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Asthma & Acute Breathlessness Jenny Till Respiratory Nurse Specialist Cumbria PCT.

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Presentation on theme: "Asthma & Acute Breathlessness Jenny Till Respiratory Nurse Specialist Cumbria PCT."— Presentation transcript:

1 Asthma & Acute Breathlessness Jenny Till Respiratory Nurse Specialist Cumbria PCT

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4 Airways and lungs

5 Alveolar capillary bed

6 Asthma “A disease characterised by variable dyspnoea due to widespread narrowing of the peripheral airways, varying in severity over short periods of time, either spontaneously or as a result of treatment.”

7 Asthma Triggers

8 Worsening Asthma Increased symptoms Especially nocturnal symptoms Reliever medication less effective Tend to use more frequently Exercise restrictions Very vulnerable to severe “attack” At risk of death: previous admission with asthma or ongoing poorly controlled New presentation: consider inhaled FB

9 Signs of Severe Asthma Difficulty speaking Dyspnoea at rest > 25 breaths per min Possible wheeze Possible cough Tachycardia at rest > 110 beats per min Pulse oximetry < 96% at rest on air (PEFR < 50% of best / predicted)

10 Life Threatening Asthma Poor respiratory effort / silent chest May not appear distressed Fatigue / exhaustion Agitation / reduced level of consciousness Confusion Cyanosis Pulse oximetry < 92% at rest on air

11 Treatment of Acute Asthma High dose bronchodilators 2.5mg neb salbutamol or Spacer (up to 10 puffs salb) Oral steroids 40 – 50mg for 5 days Oxygen If O 2 Sats <92% Aim to raise to at least 95% Call for medical assessment

12 Treatment of Acute Asthma Review every 15 mins Repeat bronchodilators if poor response (PEFR 50-75% pred) Salb 5mg & add ipratropium 500mcg (spacer 8 puffs ipratropium) Referral to hospital Consider if PEFR < 75%, late in the day, previous severe attack General concern or poor response to treatment

13 Follow up of patients All should be followed up within 48 hours Ensure patients not admitted have clear instructions about when to call for help Bronchodilator not lasting 4 hours, increased symptoms again, PEFR %

14 COPD “Chronic obstructive pulmonary disease (COPD) is characterised by airflow obstruction. The airflow obstruction is usually progressive, not fully reversible and does not change markedly over several months. The disease is predominantly caused by smoking.” (NICE 2004)

15 Airways and lungs

16 Emphysema: a result of the air sacs being “dissolved away” and also less Support for the airways Alveoli

17 Alveolar capillary bed

18 Is it asthma or COPD? UncommonCommon Significant diurnal or day to day variation in symptoms UncommonCommon Night time waking with breathlessness and / or wheeze Persistent and progressive Variable Breathlessness Common Uncommon Chronic productive cough RareOften Symptoms under 45 yrs Nearly alwaysPossible Smoker or ex-smoker COPDAsthma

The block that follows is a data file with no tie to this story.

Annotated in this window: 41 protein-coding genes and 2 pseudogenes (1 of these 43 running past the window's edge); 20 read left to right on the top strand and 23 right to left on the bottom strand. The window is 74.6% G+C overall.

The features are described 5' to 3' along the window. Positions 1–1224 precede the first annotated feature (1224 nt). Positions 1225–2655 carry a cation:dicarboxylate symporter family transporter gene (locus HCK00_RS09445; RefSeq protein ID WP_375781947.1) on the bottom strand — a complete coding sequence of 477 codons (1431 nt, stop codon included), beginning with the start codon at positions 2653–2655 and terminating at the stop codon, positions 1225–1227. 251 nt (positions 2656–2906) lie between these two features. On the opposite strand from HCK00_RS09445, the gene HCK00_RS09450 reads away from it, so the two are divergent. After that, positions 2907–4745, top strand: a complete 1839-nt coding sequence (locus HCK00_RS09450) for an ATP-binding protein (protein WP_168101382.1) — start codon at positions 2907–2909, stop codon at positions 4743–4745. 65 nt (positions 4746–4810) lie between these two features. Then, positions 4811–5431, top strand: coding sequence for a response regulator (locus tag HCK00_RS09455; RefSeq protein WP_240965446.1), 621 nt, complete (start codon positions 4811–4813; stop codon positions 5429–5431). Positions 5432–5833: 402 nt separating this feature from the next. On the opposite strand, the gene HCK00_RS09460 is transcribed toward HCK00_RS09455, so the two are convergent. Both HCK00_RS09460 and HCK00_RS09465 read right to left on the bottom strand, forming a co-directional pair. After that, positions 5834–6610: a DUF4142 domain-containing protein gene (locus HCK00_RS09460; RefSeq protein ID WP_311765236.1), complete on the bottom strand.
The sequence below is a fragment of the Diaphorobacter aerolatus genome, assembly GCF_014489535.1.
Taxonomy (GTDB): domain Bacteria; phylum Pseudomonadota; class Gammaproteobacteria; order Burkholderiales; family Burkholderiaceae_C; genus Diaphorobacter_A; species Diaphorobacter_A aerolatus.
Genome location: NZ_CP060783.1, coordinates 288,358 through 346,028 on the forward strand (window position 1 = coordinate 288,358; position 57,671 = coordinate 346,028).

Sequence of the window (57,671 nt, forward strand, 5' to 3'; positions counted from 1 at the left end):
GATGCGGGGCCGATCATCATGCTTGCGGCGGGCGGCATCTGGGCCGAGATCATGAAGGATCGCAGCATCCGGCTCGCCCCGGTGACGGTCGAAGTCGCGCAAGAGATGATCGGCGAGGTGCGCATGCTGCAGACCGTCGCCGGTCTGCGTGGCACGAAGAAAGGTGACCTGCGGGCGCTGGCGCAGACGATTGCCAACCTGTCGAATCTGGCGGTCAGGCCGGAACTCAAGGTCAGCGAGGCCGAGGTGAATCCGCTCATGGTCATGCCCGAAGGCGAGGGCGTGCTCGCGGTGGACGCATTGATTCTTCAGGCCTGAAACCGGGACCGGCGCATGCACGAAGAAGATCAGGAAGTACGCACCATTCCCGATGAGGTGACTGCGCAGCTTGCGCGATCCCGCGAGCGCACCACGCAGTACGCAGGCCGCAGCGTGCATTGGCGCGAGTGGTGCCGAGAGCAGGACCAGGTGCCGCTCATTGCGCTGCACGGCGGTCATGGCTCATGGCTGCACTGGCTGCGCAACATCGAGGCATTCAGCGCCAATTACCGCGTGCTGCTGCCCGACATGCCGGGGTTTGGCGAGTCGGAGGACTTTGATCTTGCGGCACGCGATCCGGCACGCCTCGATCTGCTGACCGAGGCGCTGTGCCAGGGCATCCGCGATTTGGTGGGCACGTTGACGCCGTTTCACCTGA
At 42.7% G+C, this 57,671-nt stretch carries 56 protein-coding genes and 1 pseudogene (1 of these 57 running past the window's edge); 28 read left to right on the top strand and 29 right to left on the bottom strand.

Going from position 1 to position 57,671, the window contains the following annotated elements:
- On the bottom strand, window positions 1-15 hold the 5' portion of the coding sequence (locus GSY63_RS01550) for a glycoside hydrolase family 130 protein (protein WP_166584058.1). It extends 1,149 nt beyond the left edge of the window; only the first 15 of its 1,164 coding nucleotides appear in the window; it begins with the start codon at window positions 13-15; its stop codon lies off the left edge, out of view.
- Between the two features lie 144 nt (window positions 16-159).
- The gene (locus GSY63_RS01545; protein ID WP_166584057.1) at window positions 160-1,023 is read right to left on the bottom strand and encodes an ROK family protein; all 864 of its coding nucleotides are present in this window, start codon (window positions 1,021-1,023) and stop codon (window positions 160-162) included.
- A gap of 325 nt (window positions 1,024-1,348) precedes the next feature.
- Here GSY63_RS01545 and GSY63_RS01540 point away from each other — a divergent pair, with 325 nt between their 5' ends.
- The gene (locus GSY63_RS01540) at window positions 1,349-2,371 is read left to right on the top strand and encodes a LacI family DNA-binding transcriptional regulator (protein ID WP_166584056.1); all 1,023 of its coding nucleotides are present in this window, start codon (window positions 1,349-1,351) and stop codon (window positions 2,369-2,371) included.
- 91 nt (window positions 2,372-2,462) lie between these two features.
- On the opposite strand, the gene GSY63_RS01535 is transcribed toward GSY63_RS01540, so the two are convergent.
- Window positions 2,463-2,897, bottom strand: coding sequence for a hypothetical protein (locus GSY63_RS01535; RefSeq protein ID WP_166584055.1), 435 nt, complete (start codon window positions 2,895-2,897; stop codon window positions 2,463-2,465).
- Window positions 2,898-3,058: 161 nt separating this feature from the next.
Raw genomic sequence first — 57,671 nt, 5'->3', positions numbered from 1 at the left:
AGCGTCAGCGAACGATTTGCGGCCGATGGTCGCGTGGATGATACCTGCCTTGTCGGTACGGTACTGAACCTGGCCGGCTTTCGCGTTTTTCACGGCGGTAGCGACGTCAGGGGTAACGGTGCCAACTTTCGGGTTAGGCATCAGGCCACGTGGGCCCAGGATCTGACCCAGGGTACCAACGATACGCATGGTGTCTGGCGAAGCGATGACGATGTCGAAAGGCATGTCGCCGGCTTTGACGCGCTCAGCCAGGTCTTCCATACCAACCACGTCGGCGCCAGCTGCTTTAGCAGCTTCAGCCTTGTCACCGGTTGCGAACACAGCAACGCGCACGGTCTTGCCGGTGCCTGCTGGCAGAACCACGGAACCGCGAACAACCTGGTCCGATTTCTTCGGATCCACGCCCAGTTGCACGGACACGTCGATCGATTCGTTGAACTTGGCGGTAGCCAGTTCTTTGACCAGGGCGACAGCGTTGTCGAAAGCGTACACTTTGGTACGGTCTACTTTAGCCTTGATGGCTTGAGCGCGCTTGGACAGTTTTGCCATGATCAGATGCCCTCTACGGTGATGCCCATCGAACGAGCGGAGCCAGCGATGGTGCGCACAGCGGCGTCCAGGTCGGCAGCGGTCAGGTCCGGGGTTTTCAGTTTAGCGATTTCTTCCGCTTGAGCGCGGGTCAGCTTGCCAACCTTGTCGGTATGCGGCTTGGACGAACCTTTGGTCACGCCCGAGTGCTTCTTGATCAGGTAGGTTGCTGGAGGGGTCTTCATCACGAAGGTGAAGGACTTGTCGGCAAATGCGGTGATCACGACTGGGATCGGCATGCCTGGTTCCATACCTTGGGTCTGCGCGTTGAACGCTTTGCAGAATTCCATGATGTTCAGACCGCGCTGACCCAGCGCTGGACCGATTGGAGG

19 Assessment of acute COPD Breathlessness at rest? Rapid deterioration / exhaustion? Cyanosis? Acute confusion? Worsening swollen ankles? Significant comorbidity? Cardiac or diabetes Ability to cope at home? Pulse oximetry (< 90% usually admit)

20 Management of COPD exacerbation Salbutamol 2.5mg neb (4 – 8 puffs spacer) Oxygen (usually 24% – 28% - 40%) Maintain sats between 90 – 93% Consider prednisolone (30mg 7-14 days) Consider antibiotics (usually amoxycillin) Consider an ECG if suspecting cardiac comorbidity New home care service next year?

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22 Acute Breathlessness Acute asthma Anaphylaxis Acute COPD Pneumonia Anxiety – hyperventilation Heart disease Angina, MI, LVF / pulmonary oedema Pulmonary Embolism Pneumothorax Spontaneous & post injury Inhaled foreign body / bronchial cancer Diabetic Ketoacidosis

23 SOS Admit to hospital Severe chest pain Cyanosis Acute confusion Loss of consciousness Abnormal vital signs Particularly severe breathlessness Or exhaustion as a result

24 Information gathering Precipitating factors Time course Presenting symptoms / signs Associated symptoms Allergies Medications Chemist / herbal / illicit drugs General health

25 Presenting signs / symtoms Onset & timing? Anything make it worse / better? Intermittent / persistent? Exercise tolerance Normal & now Worse at night? Worse lying flat?

26 Equipment Pulse Oximeter MDI & Spacer Oxygen

27 Oxygen Saturation (SaO 2 ) Oxygen carried in bloodstream bound to haemoglobin (& small amount in plasma) 1 Hb can carry 4 O 2 = 100% saturated Pulse oximeter measures the average % saturation of haemoglobin in sample

28 Pulse Oximetry Measures light absorbed by haemoglobin in blood When oxygenated – red frequency When deoxygenated – blue frequency Needs to record pulsatile blood flow to ensure arterial blood Normal values = or > 97% Hypoxia = or < 96% Significant hypoxia < 92%

29 Pulse Oximetry – problems / limitations Poor perfusion Vascular disease, vasoconstriction, (cold hands), irregular heart rhythms, severe shock –may give falsely low readings Nail varnish – falsely low readings Carboxyhaemoglobin – very bright red – SpO 2 readings will be falsely higher Anaemia – will give falsely high readings Less haemoglobin, less O 2 carried SpO 2 cannot determine CO 2 Levels or actual O 2 levels


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